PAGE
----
Mirror, Mirror 

Many of the units France had available for intervention in Spain would be equipped with older vehicle types like this P16 half-track. Spain had originally chosen this for their army's mobile division, but had instead opted for the Bilbao in the end. In many respects the French Army of December 1938 was one small step more advanced than that of Spain in 1936. 
If you are a Star Trek fan, you will probably grasp a reference or two in this post. The Spanish Civil War, nor indeed the 1930s themselves, could hardly be described as a utopia, yet there still might exist a universe in which things were not only significantly different, but potentially worse. I would not like to commit to defining where this 'Alternate Spanish Civil War' would fit into a scale of good to bad however; it will however be different.  

The real Spanish Civil War ended on the 1st April 1939, a mere three months after the beginning of this scenario. Effectively the spirit of the Republic had already been broken with the failure of the Ebro Campaign in November 1938. On Christmas Eve 1938, the Nationalists launched an offensive into Catalonia and by 10th February all of Catalonia was in Nationalist hands. Britain and France recognised the Franco Regime as the legitimate government of Spain on February 27th. On March 28th Madrid was seized and the following day the Republic capitulated and Valencia was taken.

This scenario begins with the start of the Nationalist offensive in the Winter of 1938-39 and takes the line that increased tensions between Catalonian Centrists, the Anarchists, and the Communist-dominated Republican Government, results in a coup in Barcelona. The first act of the Generalitat of Catalonia was to declare Catalonia an independent state and to appeal to the League of Nations to support its right to self-determination.

It was an opportunity that Daladier had been waiting for and France did not only recognise the state, but also put into motion its plans for intervention. Sufficient forces still existed as many of the units that had been mobilised during the Munich Crisis were still under arms. While there was criticism from the French Right, it was largely negated by the damage it would cause to 'Spanish Communism' and by a very vocal Pro-Catalan lobby in the South of France. The League of Nations discussion on the matter would continue for months, but Daladier hoped to present a fait accompli in short order.

The Esteleda is the traditional flag of separatist or republican Catalonia, as opposed to the Senyera, which just has the stripes and no triangle or lone star. It is believed to have been based on the Cuban Flag after it became independent from Spain. Almost certainly the Catalonian Republic would have used this design, while the French probably used the Senyera as identification markings alongside their own tricolour.  
Shattered Mirror

The temptation when forming a French force of this era is to immediately think of using the latest French equipment in service at that time; Char B tanks and Lorraine carriers for example. Reality bites however and in this time of heightened anxiety as regards a general war in Europe, the best equipment would have been retained in France for potential use against Germany. Possible Italian responses would also mean that the Franco-Italian Border could not be denuded of troops either.

A Force of four divisions is equivalent to two French Army Corps and while I have yet to discover the actual formations earmarked for the operation, it might not be too difficult to guess. There is a large community of 'French Catalans' living in the departement of the Pyrénées-Orientales and in those areas adjacent to it. French Basques were also extremely sympathetic to the Catalans.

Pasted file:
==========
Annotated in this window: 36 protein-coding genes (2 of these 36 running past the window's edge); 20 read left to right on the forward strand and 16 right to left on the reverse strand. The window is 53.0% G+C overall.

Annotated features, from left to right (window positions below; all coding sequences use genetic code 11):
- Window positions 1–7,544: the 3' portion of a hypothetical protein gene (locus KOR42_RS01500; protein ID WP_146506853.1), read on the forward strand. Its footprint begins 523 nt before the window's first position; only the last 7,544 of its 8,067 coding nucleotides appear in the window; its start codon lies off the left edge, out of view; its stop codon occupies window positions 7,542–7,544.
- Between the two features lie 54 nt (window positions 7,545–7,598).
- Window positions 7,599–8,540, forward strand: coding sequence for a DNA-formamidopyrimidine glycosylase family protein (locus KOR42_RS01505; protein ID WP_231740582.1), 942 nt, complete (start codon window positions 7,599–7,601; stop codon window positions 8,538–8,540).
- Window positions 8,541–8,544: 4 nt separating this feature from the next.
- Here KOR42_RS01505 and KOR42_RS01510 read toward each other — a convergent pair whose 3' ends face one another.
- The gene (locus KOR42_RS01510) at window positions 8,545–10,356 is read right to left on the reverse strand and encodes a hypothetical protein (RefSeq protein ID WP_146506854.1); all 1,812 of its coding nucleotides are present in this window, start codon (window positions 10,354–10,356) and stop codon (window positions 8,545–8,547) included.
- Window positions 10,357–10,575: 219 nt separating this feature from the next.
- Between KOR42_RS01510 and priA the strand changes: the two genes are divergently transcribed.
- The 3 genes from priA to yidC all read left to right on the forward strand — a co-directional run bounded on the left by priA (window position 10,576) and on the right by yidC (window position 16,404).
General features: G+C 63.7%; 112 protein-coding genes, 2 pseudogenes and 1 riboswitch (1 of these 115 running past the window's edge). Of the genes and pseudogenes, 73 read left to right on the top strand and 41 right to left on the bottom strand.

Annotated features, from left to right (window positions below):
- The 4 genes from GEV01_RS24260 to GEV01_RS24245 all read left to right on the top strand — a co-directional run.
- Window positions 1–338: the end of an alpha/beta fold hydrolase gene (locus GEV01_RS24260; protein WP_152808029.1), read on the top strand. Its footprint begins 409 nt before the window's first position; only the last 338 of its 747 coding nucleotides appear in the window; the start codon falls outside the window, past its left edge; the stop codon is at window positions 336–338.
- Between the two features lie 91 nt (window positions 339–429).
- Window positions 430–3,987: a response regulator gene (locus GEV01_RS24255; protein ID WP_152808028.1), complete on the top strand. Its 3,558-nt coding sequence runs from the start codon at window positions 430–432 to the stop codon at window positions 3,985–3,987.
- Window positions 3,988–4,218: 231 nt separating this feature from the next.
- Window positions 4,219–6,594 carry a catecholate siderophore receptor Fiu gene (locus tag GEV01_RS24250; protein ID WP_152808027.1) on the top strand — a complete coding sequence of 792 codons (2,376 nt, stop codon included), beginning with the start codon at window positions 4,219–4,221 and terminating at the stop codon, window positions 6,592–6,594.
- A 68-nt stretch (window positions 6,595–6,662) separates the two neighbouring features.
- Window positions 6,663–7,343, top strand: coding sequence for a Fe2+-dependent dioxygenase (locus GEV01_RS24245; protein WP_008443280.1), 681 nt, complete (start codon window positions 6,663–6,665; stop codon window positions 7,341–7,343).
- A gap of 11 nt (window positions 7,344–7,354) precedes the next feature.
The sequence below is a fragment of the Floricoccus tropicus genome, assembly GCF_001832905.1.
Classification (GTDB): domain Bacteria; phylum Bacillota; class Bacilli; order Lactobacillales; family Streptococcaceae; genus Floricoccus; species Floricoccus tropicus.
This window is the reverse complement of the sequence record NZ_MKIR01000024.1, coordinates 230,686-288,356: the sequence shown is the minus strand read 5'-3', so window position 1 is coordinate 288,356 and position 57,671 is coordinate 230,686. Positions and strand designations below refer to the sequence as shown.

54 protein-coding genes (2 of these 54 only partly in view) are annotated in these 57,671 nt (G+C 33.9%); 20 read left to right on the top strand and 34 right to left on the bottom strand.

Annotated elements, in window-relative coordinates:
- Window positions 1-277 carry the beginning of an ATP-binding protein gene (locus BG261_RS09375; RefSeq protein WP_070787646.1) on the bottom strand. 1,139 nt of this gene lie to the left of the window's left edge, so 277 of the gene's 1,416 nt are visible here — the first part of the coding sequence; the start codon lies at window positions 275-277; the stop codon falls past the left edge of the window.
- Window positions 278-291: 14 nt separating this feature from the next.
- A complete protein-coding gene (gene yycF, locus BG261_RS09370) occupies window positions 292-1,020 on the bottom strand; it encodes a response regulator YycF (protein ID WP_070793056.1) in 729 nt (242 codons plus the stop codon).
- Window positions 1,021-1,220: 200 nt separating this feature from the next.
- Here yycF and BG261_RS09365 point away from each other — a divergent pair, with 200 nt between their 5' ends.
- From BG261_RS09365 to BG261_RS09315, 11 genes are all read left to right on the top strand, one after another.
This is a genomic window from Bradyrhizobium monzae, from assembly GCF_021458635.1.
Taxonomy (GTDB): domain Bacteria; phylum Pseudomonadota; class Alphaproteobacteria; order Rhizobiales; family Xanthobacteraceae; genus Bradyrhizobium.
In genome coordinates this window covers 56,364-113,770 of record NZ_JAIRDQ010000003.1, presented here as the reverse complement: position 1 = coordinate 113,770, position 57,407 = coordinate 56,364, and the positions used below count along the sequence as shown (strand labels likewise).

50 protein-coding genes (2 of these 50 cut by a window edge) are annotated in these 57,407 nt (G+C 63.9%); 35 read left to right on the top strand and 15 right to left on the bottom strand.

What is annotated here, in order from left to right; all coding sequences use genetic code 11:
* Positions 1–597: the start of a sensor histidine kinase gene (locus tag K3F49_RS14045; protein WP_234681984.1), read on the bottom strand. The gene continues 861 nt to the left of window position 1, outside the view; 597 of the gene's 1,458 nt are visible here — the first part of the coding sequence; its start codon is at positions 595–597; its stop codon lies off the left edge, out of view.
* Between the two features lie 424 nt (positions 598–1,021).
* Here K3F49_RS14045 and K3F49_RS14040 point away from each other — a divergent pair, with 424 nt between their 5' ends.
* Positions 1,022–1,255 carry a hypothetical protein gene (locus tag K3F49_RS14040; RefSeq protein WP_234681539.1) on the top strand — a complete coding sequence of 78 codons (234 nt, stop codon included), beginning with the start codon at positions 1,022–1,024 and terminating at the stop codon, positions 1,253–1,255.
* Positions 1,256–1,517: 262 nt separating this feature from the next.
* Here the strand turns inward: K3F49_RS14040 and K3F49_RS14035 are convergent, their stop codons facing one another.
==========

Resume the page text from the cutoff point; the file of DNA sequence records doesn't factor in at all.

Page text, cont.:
The French Army had several divisions drawn from the South of France and the interior, as well as the units of Pyrenean Mountain Troops. North African and Colonial Divisions also had to provide elements to be based within France. To minimise public outcry, those colonial troops and the men drawn from those communities favourable to the operation, would have been priority attachments to the task force.

In terms of hardware the majority tank would have been the Renault FT by far, with much smaller numbers of the Renault R-35 light tank. Reconnaissance units employed the AMR Schneider P 16 and either the Laffly AMD 50 or 80, or Panhard 165 armoured cars. Less likely options are the Char D1, that might be deployed from Tunisia and Hotchkiss H-35 tanks that might replace some P 16s, but something like the Somua S-35 is quite a stretch to include, but not impossible.

The options are however quite favourable given the opposition, who have a third of their strength formed from captured T-26 and FT tanks, while the remainder are Panzer I and CV-33/35 lights. A few captured BA-6 armoured cars and various MG-armed vehicles compare favourably with those of the French too. In all neither side will have any great advantage with regards to equipment.

From a more practical point of view, this Pre-War force is a very good match to what the Vichy French would later field in Syria in 1941 and in North Africa during Operation Torch in 1943. So even if you balk at building a force purely for this or any similar Interwar scenario, they will do double duty in WWII, or vice-versa.

I would have liked to include British forces in this scenario, but it would involve an abrupt policy volte-face by the government. There might actually be more chance of them fighting for Franco instead of for the Catalans, that's how remote the possibility. If such things do not matter to you, the paucity of the British 'toy box' at this time might. Forget the Cruisers and Matildas, even the Mk VIb lights. At best the various two-man lights and possibly the venerable 'Vickers Mediums' are as good as it gets; and a good back story would be required for those to be spared.    

Vichy French identification markings conveniently match Catalonia's red and yellow stripes and could well have been adopted as an identifier in this fictitious intervention.